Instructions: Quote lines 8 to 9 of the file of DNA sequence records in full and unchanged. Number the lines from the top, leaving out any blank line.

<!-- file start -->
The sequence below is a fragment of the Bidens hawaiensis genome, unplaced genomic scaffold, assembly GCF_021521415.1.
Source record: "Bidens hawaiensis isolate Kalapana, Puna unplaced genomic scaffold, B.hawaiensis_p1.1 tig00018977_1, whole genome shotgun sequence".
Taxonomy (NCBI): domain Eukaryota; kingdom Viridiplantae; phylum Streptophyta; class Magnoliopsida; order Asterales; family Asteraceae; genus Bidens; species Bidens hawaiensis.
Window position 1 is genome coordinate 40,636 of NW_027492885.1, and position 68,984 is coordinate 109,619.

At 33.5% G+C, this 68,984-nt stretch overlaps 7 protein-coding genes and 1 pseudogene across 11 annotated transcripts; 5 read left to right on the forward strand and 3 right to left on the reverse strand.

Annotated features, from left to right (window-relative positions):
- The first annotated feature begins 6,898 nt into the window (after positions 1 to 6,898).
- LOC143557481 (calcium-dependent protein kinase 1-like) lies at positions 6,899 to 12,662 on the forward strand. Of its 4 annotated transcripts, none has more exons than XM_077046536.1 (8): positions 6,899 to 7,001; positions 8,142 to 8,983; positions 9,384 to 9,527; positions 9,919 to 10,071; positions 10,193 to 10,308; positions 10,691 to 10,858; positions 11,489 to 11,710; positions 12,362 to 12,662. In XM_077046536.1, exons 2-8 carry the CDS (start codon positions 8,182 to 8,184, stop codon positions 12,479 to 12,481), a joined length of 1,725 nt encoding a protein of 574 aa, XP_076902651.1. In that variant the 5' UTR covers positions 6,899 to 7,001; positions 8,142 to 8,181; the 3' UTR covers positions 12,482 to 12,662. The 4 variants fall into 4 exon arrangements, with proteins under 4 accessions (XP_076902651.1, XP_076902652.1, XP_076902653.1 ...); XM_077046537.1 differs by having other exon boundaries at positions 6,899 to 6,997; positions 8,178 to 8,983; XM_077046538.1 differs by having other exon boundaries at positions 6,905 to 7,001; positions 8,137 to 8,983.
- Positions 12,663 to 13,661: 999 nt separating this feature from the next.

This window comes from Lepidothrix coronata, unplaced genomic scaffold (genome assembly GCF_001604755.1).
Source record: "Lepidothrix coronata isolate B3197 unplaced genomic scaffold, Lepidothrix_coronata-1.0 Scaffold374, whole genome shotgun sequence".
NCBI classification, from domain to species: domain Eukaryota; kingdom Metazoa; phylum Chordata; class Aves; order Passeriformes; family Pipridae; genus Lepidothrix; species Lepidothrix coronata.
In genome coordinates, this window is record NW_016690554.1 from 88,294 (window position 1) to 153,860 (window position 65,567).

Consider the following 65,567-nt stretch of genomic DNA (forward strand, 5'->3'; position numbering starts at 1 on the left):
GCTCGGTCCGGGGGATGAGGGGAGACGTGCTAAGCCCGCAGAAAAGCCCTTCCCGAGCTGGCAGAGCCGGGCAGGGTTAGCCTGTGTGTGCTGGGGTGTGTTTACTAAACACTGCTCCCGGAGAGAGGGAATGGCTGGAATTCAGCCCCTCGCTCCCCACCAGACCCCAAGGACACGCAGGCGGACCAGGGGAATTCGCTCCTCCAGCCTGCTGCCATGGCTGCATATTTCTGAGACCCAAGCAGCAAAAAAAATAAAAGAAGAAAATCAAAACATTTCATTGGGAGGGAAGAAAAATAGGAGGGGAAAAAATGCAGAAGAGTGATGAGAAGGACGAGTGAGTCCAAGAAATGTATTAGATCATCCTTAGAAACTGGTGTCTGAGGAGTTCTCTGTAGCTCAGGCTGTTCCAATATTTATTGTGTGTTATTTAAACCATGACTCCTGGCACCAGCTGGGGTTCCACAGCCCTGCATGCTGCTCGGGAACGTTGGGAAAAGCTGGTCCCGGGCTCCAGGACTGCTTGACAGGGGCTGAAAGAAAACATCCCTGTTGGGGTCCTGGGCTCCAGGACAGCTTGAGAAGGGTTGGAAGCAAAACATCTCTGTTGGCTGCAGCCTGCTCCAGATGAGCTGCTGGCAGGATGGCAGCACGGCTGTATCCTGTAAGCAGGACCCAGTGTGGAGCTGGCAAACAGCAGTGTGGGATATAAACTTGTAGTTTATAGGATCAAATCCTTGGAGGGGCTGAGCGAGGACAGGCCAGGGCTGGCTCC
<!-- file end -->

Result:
- LOC143557481 (calcium-dependent protein kinase 1-like) lies at positions 6,899 to 12,662 on the forward strand. Of its 4 annotated transcripts, none has more exons than XM_077046536.1 (8): positions 6,899 to 7,001; positions 8,142 to 8,983; positions 9,384 to 9,527; positions 9,919 to 10,071; positions 10,193 to 10,308; positions 10,691 to 10,858; positions 11,489 to 11,710; positions 12,362 to 12,662. In XM_077046536.1, exons 2-8 carry the CDS (start codon positions 8,182 to 8,184, stop codon positions 12,479 to 12,481), a joined length of 1,725 nt encoding a protein of 574 aa, XP_076902651.1. In that variant the 5' UTR covers positions 6,899 to 7,001; positions 8,142 to 8,181; the 3' UTR covers positions 12,482 to 12,662. The 4 variants fall into 4 exon arrangements, with proteins under 4 accessions (XP_076902651.1, XP_076902652.1, XP_076902653.1 ...); XM_077046537.1 differs by having other exon boundaries at positions 6,899 to 6,997; positions 8,178 to 8,983; XM_077046538.1 differs by having other exon boundaries at positions 6,905 to 7,001; positions 8,137 to 8,983.
- Positions 12,663 to 13,661: 999 nt separating this feature from the next.